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The Prose Edda by Snorri Sturluson

The Prose Edda

by Snorri Sturluson

Other authors: See the other authors section.

MembersReviewsPopularityAverage ratingMentions
2,232184,363 (4.07)79
  1. 20
    Norse Mythology by Neil Gaiman (CGlanovsky)
    CGlanovsky: The Edda feels like the primary source material for Gaiman's retelling
  2. 00
    Popol Vuh by Dennis Tedlock (CGlanovsky)
    CGlanovsky: Creation myths and pantheons
  3. 00
    Eirik The Red and Other Icelandic Sagas by Gwyn Jones (Michael.Rimmer)

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» See also 79 mentions

English (13)  French (3)  Swedish (1)  Dutch (1)  All languages (18)
Showing 1-5 of 13 (next | show all)
I had just finished reading the "Poetic Edda", so I decided to read the other one. Wasn't disappointed. It was a good deal shorter than I had expected, and kept the Volsung material to a minimum. ( )
  Sylvester_Olson | Jul 1, 2018 |
Norse sagas written in Iceland around 1210 by Snorri Sturluson (I couldn't possibly have made up that name!). It records histories and traditions of the Norse people. Some material is gruesome, but then we're dealing with a people who hoped to die in battle! ( )
  JVioland | Jul 14, 2014 |
I was initially surprised that I knew all of the stories in The Prose Edda, but then I realised that I've been reading adaptations of them since I was aged 10, so not all that surprising really.

It was good to read the stories in their original (English translated) versions. They were very approachable and immediate: I felt as I was reading them that they were being spoken to me directly. Possibly this was because I'm English and they form part of a tradition of story-telling that is part of my cultural heritage. I think I'll read the Popol Vuh next and see how that compares. ( )
1 vote Michael.Rimmer | Apr 13, 2014 |
Six-word review: Authentic medieval masterwork exhausts reader's attention.

Extended review:

The book called "the prose Edda," by Snorri Sturluson, is a (or some might say the) seminal work of Western culture. Its author's story is told in Song of the Vikings: Snorri and the Making of Norse Myths, by Nancy Marie Brown (reviewed here). Brown recommends this 1987 Everyman edition, translated from Old Icelandic by Anthony Faulkes, as her preferred version, so that's the one I chose.

Following a prologue, the text is divided into three parts: "Gylfaginning" (the tricking of Gylfi), "Skalskaparmal" (the language of poetry), and "Hattatal" (list of verse-forms). The first of the three contains the bulk of the stories that we know as the Norse myths. The other two are encyclopedic discourses on the art and craft of versification, compiled and composed by a virtuoso of Icelandic poetry; as Brown herself says in her account, "('The Tally of Verse-Forms' is) a flamboyant display that frankly is no fun to read."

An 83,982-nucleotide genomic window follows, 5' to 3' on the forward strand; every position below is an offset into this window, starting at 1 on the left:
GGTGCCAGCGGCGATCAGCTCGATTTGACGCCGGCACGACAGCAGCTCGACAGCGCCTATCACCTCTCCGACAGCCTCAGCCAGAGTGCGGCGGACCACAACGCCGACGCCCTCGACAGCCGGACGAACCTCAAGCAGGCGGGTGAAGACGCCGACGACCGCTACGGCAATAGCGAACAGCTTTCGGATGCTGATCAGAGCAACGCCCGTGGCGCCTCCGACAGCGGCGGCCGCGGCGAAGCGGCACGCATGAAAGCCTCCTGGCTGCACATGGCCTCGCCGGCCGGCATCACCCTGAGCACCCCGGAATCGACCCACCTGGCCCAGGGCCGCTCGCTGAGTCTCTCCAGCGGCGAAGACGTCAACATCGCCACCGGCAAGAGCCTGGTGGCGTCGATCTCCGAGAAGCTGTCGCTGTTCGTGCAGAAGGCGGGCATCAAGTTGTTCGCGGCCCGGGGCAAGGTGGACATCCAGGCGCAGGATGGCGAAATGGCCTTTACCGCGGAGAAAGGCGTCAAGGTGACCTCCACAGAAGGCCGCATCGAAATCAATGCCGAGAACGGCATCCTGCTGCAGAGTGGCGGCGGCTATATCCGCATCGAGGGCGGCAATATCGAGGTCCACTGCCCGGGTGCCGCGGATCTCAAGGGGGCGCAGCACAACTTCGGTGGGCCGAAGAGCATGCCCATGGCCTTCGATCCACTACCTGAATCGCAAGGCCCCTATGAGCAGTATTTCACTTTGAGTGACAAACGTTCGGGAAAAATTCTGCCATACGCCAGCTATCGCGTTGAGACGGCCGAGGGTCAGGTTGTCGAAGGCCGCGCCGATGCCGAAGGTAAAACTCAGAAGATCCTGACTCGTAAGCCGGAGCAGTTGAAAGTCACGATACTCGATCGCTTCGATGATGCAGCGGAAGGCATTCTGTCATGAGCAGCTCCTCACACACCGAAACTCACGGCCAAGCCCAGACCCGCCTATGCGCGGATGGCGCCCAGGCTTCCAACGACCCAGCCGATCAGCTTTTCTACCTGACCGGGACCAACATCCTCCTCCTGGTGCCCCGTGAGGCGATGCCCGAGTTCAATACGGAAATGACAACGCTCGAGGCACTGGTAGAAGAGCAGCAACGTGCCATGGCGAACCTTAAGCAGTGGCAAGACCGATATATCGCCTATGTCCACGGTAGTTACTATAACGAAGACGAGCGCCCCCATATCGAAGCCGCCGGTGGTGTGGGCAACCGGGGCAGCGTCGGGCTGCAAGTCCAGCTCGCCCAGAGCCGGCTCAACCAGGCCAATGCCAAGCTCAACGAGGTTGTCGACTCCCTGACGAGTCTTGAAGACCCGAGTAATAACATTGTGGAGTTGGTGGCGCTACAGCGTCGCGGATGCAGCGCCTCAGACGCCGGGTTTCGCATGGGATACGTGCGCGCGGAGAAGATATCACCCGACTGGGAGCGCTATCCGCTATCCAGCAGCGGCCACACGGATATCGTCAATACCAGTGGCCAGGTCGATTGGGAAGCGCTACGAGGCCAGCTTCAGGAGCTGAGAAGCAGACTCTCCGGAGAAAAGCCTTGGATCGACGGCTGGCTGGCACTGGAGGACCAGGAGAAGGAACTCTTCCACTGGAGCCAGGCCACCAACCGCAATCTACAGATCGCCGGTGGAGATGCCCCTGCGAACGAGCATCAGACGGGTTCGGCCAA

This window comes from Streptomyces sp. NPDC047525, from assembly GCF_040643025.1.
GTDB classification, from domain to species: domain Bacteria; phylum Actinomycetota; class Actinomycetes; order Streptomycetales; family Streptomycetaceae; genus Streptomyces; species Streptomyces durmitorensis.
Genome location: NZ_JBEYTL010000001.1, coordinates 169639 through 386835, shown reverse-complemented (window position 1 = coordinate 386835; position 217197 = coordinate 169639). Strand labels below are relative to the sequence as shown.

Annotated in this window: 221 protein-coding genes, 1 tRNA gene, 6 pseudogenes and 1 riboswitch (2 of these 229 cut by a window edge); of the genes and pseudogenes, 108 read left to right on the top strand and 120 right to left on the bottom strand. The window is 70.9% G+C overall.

After completing the first part, the main narrative portion of the work, I read some way into the inventory of kennings (called periphrasis in literature courses), a blend of metaphor and riddle (for example, calling the sea "ship's road" or "island-fetter" and battle a "clashing metal-shower") as far as I could stand to, and eventually ground to a halt. I skimmed from there, turning all the pages and noting that a goodly portion of the third section is rendered in Old Icelandic verse with prose translation. As Brown says, there's not much point in trying to recreate the musical and rhetorical effects of the original; it can't be done.

This book is a work for students and scholars and not for the lay reader. In the end I settled for reading the helpful text summaries at the back and gave myself credit for reading the book halfway through.

The annotated index is not only extensive and detailed but in some respects unorthodox, in that it contains new information not found in the text. It was here that I found an etymological expansion of the term "Ragnarok," as well as numerous other names and expressions. The index alone makes this work a useful resource for anyone who is going to give the ancient texts and their derivatives more than a casual look, but I would recommend turning elsewhere if you just want to read the stories.


My rating of five stars has no meaning. This work is in a class with the Bible and the Mahabharata; and how might I rate them? I am in no way qualified to judge it. Either five stars or an abstention is the only thing that makes any sense. Please note that in my ranking system, stars reflect an attempt to evaluate the goodness or worth of a work and don't necessarily signify whether I liked it. ( )